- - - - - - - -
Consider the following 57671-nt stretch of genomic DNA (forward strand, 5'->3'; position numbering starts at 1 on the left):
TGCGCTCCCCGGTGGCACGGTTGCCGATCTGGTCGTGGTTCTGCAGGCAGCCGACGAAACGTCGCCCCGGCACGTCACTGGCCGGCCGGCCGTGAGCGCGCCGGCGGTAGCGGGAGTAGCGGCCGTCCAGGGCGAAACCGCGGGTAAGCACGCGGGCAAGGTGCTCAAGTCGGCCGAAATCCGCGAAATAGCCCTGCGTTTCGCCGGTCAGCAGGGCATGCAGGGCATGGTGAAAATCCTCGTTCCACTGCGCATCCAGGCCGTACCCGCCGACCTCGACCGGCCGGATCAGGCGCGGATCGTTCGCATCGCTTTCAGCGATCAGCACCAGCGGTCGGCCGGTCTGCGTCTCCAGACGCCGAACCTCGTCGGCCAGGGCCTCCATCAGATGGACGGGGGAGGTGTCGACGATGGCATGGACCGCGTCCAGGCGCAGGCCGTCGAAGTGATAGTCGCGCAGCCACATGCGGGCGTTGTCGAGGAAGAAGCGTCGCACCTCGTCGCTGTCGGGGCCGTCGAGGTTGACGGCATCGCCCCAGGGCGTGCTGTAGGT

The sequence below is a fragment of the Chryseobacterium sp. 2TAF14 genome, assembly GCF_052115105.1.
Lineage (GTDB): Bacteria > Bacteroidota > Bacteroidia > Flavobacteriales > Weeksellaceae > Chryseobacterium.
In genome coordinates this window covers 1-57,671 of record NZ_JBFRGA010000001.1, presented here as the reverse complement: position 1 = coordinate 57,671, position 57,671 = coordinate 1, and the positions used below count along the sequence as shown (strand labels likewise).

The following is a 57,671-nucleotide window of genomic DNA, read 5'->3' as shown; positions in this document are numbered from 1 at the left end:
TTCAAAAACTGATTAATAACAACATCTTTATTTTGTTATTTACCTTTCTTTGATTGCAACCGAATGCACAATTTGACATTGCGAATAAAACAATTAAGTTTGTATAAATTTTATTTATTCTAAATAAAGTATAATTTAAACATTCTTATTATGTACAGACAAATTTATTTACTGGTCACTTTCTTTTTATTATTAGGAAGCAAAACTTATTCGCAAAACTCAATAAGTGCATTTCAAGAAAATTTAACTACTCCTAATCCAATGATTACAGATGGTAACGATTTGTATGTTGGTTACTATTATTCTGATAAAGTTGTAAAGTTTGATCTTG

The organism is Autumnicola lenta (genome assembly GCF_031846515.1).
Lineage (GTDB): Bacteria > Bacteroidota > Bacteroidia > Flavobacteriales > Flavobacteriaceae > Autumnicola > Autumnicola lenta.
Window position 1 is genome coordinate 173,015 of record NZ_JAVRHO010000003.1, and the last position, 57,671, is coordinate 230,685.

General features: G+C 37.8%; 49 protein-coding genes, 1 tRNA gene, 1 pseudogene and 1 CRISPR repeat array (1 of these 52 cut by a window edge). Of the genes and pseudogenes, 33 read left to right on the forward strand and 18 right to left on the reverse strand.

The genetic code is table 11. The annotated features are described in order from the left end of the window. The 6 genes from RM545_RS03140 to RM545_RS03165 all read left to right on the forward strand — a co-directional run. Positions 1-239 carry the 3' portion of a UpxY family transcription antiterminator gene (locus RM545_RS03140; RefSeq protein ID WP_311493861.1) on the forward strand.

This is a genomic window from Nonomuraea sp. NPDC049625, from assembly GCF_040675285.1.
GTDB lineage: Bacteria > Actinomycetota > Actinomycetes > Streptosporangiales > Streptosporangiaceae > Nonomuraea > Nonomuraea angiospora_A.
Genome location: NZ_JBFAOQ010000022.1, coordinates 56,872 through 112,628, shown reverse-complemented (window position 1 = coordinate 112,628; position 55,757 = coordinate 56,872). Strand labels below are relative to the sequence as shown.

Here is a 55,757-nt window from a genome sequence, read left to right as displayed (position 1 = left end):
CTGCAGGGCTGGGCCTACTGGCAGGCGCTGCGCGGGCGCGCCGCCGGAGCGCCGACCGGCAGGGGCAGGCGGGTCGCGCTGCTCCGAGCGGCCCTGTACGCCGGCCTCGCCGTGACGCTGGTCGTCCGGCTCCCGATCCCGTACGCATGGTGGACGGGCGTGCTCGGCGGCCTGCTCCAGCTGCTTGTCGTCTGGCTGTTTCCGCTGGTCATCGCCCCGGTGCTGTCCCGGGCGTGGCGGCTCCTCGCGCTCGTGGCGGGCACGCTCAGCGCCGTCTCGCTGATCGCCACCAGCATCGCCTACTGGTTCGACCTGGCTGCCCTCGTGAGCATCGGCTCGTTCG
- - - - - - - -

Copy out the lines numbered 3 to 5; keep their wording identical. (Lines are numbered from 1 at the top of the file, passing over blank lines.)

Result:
The sequence below is a fragment of the Chryseobacterium sp. 2TAF14 genome, assembly GCF_052115105.1.
Lineage (GTDB): Bacteria > Bacteroidota > Bacteroidia > Flavobacteriales > Weeksellaceae > Chryseobacterium.
In genome coordinates this window covers 1-57,671 of record NZ_JBFRGA010000001.1, presented here as the reverse complement: position 1 = coordinate 57,671, position 57,671 = coordinate 1, and the positions used below count along the sequence as shown (strand labels likewise).